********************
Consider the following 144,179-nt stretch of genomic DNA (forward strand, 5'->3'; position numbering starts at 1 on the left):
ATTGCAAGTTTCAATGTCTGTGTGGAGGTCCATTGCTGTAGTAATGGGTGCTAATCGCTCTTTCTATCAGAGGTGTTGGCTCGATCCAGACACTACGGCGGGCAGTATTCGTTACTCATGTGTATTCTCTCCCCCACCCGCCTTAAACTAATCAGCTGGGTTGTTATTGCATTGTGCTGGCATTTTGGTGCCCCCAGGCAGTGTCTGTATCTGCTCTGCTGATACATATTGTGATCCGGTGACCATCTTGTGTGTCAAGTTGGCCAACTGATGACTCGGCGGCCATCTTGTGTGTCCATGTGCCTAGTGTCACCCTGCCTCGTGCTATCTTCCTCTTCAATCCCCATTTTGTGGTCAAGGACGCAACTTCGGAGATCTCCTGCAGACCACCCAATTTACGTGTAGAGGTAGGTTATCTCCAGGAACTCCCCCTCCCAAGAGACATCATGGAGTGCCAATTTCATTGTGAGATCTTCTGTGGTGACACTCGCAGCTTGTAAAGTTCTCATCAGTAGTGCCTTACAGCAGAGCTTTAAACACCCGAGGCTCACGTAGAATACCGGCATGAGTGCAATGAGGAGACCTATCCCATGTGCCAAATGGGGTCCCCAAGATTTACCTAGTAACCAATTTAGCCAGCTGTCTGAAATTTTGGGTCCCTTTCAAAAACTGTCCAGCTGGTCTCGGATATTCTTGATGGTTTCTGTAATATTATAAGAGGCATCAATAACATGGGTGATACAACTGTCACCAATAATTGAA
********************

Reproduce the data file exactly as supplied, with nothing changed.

Consider the following 144,179-nt stretch of genomic DNA (forward strand, 5'->3'; position numbering starts at 1 on the left):
ATTGCAAGTTTCAATGTCTGTGTGGAGGTCCATTGCTGTAGTAATGGGTGCTAATCGCTCTTTCTATCAGAGGTGTTGGCTCGATCCAGACACTACGGCGGGCAGTATTCGTTACTCATGTGTATTCTCTCCCCCACCCGCCTTAAACTAATCAGCTGGGTTGTTATTGCATTGTGCTGGCATTTTGGTGCCCCCAGGCAGTGTCTGTATCTGCTCTGCTGATACATATTGTGATCCGGTGACCATCTTGTGTGTCAAGTTGGCCAACTGATGACTCGGCGGCCATCTTGTGTGTCCATGTGCCTAGTGTCACCCTGCCTCGTGCTATCTTCCTCTTCAATCCCCATTTTGTGGTCAAGGACGCAACTTCGGAGATCTCCTGCAGACCACCCAATTTACGTGTAGAGGTAGGTTATCTCCAGGAACTCCCCCTCCCAAGAGACATCATGGAGTGCCAATTTCATTGTGAGATCTTCTGTGGTGACACTCGCAGCTTGTAAAGTTCTCATCAGTAGTGCCTTACAGCAGAGCTTTAAACACCCGAGGCTCACGTAGAATACCGGCATGAGTGCAATGAGGAGACCTATCCCATGTGCCAAATGGGGTCCCCAAGATTTACCTAGTAACCAATTTAGCCAGCTGTCTGAAATTTTGGGTCCCTTTCAAAAACTGTCCAGCTGGTCTCGGATATTCTTGATGGTTTCTGTAATATTATAAGAGGCATCAATAACATGGGTGATACAACTGTCACCAATAATTGAA